A revised version of ISO 9001 is set to be released in September 2015. With the changes coming into force only a little over a year from now, Certex has detailed, decoded and described all relevant information currently available. This article aims to pool together all that information into one handy overview for our clients.
Every five years, the ISO Committee revisits its standards and reviews performance against relevance, popularity, issues and complaints, and so on. Further, every seven years, these Standards are revised and updated. The last update for Quality Management occurred in 2008 and changes were, on the whole, relatively minor. In fact, if your company has robust systems in place, the impact of the 2015 changes should also be quite small. At its last review, the ISO Committee recognised that, though ISO 9001 is currently performing well, it needed to respond more strongly to technological advances that have occurred since the last major change to the system in the late 1990's. For example, many offices now are paperless and ISO 9001 needs to reflect the use of new technologies for document storage. The current ISO 9001 standard has limited relevance to companies which use Cloud-based and Enterprise-related systems. There's more. Increasingly, companies are taking on all three standards: quality, safety and environmental management. That is, they run multiple management systems. Though these standards have very similar requirements, they are phrased and structured differently, and this makes it more onerous for companies who are planning to become certified. It's now recognised that ISO 9001 needs to be updated to keep it relevant to the environments: technological and otherwise, those companies operate within. Further, it needs updating to enable harmonisation with other management systems.
Overall, what do the changes do?
1. Align management systems Nigel Croft, Chair of the ISO subcommittee responsible for ISO 9001, dislikes using the phrase "integrated management systems" . He believes that essentially, an organisation has a single management system which explains how that company runs its business and that this management system may then need to meet criteria and expectations across different sectors like Quality, Environmental management, and Occupational Health & Safety. Aligning 9001 with other Standards like ISO 14001 achieves this and reduces workload for both clients and companies when auditing against multiple management systems. 2. Increase emphasis on the "process approach" We explored this concept in our last newsletter. Very briefly, companies began to use the 9001 standard to describe their Quality Management Systems, and develop their Quality Manual based on the clauses of the 9001 standard. This was problematic because it meant that the Quality Manual was only utilised to describe a business rather than direct its actions. ISO 9001:2015 will reinforce the process-based approach to quality management by structuring the Standard to emphasise the activities of a business instead of the criteria for a quality audit. 3. Incorporate "risk-based thinking" Risk- Based Thinking has always implicitly governed how we run our businesses. We invariably stop to consider: how will this process affect the outcomes that I want to achieve? In this sense, Risk-Based Thinking is also clearly part of 'process approach' because we generally compare a business activity against its consequences before proceeding with the activity in question. So what does 9001:2015 aim to do? Quite simply, it explicitly, brings Risk-Based Thinking to the forefront of our thinking. It makes preventative action part of the 'routine' which in turn, reminds us to identify both risks as well as new opportunities in a process. Businesses thereby gain a significant understanding of both their system processes as well the management of their system processes. The changes recognise that the amount of rigour we apply to risk management will differ depending on the nature of the organisation that we are running. Thus, it specifically caters for the context of an organisation including: who is running the company, where are they running it and how big it is. More importantly, it considers the impact of an organisation on the communities that they operate on or have a significant influence in. This involves considerations such as sustainability, business continuity, environmental and social impact..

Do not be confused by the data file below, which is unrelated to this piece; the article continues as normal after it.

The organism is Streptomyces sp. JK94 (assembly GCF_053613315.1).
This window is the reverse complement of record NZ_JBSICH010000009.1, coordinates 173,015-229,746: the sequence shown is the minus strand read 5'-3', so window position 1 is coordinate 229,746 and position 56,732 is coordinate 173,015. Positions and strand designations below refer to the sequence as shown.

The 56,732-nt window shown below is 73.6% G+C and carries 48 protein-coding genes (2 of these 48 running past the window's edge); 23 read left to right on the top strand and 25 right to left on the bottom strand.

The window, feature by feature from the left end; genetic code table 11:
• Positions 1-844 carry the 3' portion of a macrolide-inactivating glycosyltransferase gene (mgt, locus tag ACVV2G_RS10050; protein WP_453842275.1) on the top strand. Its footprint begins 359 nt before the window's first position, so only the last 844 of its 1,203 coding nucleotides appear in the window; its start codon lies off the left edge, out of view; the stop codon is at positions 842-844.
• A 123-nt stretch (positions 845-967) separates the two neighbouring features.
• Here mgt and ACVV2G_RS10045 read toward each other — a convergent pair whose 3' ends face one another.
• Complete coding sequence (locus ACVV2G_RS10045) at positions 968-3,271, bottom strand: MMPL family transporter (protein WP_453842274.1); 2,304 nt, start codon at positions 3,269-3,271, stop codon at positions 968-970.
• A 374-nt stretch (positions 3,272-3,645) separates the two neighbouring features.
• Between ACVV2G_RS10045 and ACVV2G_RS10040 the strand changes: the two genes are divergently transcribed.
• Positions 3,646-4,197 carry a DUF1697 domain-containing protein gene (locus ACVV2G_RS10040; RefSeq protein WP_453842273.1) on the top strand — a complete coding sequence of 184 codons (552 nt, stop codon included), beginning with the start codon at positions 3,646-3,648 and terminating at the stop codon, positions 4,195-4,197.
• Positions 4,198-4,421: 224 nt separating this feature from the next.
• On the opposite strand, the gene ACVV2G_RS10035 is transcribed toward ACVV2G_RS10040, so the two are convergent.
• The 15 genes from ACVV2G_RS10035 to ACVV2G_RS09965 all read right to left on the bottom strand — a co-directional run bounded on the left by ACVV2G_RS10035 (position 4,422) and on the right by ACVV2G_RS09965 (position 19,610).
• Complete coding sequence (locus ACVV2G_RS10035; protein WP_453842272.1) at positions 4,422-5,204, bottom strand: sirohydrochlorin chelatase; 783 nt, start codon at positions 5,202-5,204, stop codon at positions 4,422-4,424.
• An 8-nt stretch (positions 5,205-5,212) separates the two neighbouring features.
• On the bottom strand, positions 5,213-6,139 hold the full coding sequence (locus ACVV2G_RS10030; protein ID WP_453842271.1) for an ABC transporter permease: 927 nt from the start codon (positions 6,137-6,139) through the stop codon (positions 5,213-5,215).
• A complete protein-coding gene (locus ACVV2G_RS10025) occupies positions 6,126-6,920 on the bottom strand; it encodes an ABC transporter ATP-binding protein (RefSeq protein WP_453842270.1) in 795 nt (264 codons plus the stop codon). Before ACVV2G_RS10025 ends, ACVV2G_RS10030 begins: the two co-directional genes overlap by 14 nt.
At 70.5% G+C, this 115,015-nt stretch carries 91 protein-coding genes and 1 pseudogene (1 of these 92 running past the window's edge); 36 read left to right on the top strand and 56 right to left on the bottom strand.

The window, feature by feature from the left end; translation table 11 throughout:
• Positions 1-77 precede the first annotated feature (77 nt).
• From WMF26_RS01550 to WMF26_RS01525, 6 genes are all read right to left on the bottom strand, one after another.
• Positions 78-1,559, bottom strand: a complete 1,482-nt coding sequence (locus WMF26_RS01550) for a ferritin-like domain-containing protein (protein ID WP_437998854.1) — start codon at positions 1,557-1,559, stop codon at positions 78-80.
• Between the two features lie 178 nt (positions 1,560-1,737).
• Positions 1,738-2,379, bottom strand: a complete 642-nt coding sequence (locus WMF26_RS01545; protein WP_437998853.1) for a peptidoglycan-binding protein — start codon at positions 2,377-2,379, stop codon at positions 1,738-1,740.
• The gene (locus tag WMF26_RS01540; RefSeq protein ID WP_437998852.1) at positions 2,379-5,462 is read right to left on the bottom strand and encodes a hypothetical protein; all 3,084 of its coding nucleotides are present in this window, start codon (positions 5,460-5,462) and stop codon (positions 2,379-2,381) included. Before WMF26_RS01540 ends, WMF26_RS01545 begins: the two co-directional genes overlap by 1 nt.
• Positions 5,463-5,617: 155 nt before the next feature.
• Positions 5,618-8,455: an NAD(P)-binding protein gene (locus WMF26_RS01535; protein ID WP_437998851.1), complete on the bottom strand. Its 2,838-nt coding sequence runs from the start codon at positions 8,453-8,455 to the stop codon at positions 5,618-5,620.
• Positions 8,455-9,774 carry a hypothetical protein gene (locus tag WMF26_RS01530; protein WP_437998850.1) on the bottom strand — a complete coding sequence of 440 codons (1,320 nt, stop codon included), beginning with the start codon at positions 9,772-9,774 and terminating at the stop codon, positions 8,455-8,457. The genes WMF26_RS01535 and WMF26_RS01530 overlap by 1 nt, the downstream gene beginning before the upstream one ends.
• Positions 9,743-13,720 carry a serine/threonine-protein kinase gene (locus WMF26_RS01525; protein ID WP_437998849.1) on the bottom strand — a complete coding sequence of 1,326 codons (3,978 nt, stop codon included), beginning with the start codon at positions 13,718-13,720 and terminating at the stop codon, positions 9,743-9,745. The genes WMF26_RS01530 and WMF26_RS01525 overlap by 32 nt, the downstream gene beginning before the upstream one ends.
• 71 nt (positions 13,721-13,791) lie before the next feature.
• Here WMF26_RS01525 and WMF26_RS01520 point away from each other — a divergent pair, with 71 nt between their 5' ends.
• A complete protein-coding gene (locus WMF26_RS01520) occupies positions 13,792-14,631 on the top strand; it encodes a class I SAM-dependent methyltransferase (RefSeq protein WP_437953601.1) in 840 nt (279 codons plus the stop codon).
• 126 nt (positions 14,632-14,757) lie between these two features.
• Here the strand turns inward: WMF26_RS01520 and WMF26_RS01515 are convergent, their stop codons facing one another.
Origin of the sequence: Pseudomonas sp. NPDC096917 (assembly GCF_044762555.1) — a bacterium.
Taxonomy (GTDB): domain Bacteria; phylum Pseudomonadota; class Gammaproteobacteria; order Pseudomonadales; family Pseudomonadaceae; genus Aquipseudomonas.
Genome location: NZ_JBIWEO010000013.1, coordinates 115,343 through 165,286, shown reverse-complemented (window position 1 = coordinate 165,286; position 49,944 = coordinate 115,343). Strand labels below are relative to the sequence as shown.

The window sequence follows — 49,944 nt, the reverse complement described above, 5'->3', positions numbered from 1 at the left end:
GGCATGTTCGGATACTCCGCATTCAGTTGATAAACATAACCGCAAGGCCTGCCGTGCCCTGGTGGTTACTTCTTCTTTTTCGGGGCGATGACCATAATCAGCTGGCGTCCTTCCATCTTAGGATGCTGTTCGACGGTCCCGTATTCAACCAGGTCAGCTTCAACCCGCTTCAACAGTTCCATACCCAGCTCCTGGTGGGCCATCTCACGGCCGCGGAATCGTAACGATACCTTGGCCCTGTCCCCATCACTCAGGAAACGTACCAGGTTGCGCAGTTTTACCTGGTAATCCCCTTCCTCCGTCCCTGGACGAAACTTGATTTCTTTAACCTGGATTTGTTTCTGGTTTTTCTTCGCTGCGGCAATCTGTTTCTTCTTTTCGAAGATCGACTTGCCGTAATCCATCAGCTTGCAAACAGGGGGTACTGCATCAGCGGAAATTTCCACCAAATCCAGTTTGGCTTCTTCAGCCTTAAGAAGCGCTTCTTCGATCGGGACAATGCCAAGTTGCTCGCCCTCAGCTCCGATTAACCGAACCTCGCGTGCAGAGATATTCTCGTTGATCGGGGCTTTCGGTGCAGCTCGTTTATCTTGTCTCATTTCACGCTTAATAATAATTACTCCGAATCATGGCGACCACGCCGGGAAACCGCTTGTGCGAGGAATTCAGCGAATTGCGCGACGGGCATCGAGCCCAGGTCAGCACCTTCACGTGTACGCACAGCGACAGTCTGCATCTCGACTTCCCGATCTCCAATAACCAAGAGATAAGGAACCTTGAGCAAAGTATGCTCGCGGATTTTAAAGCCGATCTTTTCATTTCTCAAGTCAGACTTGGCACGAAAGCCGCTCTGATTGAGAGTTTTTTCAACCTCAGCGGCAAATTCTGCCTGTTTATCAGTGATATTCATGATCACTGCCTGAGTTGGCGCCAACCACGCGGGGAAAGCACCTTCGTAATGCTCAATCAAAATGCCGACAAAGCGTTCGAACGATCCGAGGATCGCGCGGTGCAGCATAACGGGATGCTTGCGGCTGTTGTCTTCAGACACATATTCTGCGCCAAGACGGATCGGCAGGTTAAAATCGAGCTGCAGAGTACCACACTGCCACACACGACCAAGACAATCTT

What will you need to do?
You will not need to take any action immediately. When you have your next audit with Certex we will point out any areas that may not be consistent with the updated standard. You will then have until 2017 to implement the necessary changes. Further, many businesses will not need to make many changes; some will see no change. At Certex we have always strongly believed that your quality management system should be about your business first and foremost. It should describe what you do and how you do it. It should focus on the most important areas in your business. It should help your business be transparent, controlled and consistent. If your quality management system does this for you then you are already in a good situation. Certex will be running a series of one day workshops to help explain these changes, starting at the end of July. Please let us know if you would like more information by emailing firstname.lastname@example.org or phoning + 61 3 9585 8241.